The Internet is chock full of outright fake Jefferson quotes, and even more real quotes taken out of context to distort their original meanings.
That includes several of those you listed here:

Fake: "The democracy will cease to exist when you take away from those who are willing to work and give to those who would not."

This is a fake quote from 1986.
It does vaguely resemble an actual Jefferson quote:

Fake: "I predict future happiness for Americans if they can prevent the government from wasting the labours of the people under the pretense of taking care of them."

Actual quote in context:

Fake quote: "My reading of history convinces me that most bad government results from too much government"

Incomplete quote: "No free man shall ever be debarred the use of arms."

The real quote: "No free man shall ever be debarred the use of arms within his own lands.

Fake quote: "The strongest reason for the people to retain the right to keep and bear arms is, as a last resort, to protect themselves against tyranny in government."

A variation on that fake quote is also fake: "When governments fear the people, there is liberty.
When the people fear the government, there is tyranny."

Misquote: "To compel a man to subsidize with his taxes the propagation of ideas which he disbelieves and abhors is sinful and tyrannical."

The correct quote is:


37 posted on 07/12/2012 6:07:51 AM PDT by BroJoeK (a little historical perspective....)
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To: Sam Gamgee

Ron Paul is a rare speciman of a modern statesman who traces his lineage to Jeffersonian Republicanism (e.g. Madison, Franklin, Henry, Tyler and their ilk). Other Republicans and Democrats are both descended from Hamiltonian Federalism (Adams, Lincoln, FDR), with the only distinctions being distinctions of emphasis on which of Hamilton’s ideals dominate their policy. Jefferson’s intervention against the Barbary pirates, and likewise Madison’s intervention against British interruption of American shipping (war of 1812) both occured for the same reason; Jeffersonian Republican’s believe in free trade, with no subsidies of production or services, no tariffs, and no interference from foreign powers, so a military response was a no brainer. Ron Paul, incidentally would also support a miliary response in similar situations in which our freedom to trade was threatned by miliary action (e.g. Iranian blockade of the Persian gulf, for example). Rand Paul is also of the same ilk, but can’t think of any other Republicans, alhough some libertarians are also basically of this ilk. Walter E. Williams is a self-declared Jeffersonian Republican as well.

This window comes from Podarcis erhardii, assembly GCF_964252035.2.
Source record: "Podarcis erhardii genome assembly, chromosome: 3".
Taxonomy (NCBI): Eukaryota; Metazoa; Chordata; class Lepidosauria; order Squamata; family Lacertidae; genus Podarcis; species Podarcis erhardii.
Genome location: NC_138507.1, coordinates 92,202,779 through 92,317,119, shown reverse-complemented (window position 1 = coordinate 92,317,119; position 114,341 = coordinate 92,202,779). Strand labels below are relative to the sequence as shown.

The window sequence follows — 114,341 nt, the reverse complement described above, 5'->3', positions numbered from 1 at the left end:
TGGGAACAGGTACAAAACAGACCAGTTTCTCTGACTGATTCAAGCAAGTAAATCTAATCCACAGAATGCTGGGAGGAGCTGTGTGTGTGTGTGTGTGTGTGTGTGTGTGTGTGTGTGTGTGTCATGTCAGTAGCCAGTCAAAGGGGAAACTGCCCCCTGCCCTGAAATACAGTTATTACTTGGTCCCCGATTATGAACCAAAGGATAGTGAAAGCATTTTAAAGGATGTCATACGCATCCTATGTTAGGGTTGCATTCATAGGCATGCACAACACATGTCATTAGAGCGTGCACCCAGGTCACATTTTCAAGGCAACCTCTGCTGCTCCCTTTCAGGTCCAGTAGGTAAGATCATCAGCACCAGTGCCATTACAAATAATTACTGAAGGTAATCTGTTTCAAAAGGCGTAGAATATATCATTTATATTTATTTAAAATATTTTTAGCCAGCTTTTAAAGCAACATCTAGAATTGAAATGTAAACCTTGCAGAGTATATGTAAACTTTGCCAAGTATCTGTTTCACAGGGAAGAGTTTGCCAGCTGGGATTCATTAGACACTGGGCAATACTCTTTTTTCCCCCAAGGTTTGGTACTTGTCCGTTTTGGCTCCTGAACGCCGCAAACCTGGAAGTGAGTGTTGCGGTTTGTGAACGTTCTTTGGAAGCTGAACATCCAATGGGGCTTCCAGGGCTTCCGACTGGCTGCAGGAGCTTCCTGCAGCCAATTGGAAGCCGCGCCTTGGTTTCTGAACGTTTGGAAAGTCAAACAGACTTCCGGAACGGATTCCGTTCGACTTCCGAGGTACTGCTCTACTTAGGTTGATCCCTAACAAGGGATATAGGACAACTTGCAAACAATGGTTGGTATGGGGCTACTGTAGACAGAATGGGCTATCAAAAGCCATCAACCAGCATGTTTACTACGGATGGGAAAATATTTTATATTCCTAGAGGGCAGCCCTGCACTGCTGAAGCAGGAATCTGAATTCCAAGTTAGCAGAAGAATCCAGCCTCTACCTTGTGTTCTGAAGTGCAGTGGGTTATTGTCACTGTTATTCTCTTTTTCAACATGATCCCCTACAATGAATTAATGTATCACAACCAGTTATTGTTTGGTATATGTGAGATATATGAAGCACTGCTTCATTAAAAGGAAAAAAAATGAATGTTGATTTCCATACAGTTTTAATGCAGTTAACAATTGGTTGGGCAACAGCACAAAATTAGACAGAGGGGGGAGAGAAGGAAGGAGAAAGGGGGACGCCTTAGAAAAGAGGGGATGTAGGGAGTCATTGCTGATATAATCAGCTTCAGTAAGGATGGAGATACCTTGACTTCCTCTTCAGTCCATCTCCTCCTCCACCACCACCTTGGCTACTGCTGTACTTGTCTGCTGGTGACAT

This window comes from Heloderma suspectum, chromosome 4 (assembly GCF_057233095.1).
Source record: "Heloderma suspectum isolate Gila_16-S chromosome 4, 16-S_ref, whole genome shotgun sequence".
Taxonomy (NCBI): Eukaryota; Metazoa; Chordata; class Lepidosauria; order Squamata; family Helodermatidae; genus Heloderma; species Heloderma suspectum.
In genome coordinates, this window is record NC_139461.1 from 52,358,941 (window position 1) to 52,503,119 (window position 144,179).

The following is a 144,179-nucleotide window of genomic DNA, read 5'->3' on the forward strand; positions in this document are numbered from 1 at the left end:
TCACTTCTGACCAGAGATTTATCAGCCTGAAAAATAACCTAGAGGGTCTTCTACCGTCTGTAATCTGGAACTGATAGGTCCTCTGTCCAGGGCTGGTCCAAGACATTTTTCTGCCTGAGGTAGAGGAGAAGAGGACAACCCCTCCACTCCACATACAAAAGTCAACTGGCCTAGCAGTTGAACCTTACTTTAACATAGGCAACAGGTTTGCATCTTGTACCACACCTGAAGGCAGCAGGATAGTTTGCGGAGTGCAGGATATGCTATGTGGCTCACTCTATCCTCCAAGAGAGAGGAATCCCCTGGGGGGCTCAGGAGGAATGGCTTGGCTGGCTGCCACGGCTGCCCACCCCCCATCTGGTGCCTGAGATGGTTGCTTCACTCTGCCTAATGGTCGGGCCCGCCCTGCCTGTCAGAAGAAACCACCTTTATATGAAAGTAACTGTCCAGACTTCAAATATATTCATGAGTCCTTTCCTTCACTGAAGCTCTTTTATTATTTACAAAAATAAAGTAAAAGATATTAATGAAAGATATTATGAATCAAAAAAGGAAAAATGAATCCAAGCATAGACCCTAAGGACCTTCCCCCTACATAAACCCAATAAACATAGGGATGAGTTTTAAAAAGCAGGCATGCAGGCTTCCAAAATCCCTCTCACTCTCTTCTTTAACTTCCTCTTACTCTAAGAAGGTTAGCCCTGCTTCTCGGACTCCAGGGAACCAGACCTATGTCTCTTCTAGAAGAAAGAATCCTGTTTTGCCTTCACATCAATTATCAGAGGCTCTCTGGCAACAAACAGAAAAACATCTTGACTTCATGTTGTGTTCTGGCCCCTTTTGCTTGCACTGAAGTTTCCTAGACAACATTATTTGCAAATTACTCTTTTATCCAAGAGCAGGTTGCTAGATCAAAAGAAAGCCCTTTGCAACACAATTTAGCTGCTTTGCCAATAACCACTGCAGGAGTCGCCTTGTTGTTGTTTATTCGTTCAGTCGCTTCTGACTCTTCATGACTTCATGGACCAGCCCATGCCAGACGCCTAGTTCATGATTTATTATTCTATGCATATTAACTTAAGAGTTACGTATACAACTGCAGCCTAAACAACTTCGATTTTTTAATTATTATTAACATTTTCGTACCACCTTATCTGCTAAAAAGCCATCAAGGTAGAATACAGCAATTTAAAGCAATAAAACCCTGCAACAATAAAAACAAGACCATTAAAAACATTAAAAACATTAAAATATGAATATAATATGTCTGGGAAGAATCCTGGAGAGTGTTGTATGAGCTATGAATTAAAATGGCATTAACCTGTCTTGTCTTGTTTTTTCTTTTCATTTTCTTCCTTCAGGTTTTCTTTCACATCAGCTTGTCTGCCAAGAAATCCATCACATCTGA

38 posted on 07/12/2012 7:10:46 AM PDT by LambSlave
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To: LambSlave
LambSlave: "Madison, Franklin, Henry, Tyler and their ilk"
"Rand Paul is also of the same ilk"
"some libertarians are also basically of this ilk"

In normal American English usage, the word "ilk" is always negative, as in: "you can't trust people of that ilk."
Yes, in the original Scottish, "ilk" referred to landed gentry, but we don't cotton much to those types here, FRiend. ;-)

LambSlave: "Other Republicans and Democrats are both descended from Hamiltonian Federalism (Adams, Lincoln, FDR)...
...Jeffersonian Republican’s believe in free trade, with no subsidies of production or services, no tariffs, and no interference from foreign powers, so a military response was a no brainer."

Under President Washington average tariffs began at 15% (1792), were reduced to 8% (1795).
Under President Jefferson tariffs rose to 10%.
Under President Madison (1815) tariffs fell to 7%.
Under President Monroe (1820) tariffs rose to 20%, and
under John Quincy Adams to 22% before peaking
under President Jackson (1830) at 30%.

This triggered a near revolt, which brought tariffs back down to 14% by the end of Jackson's term, and to 13% under President van Buren (1840).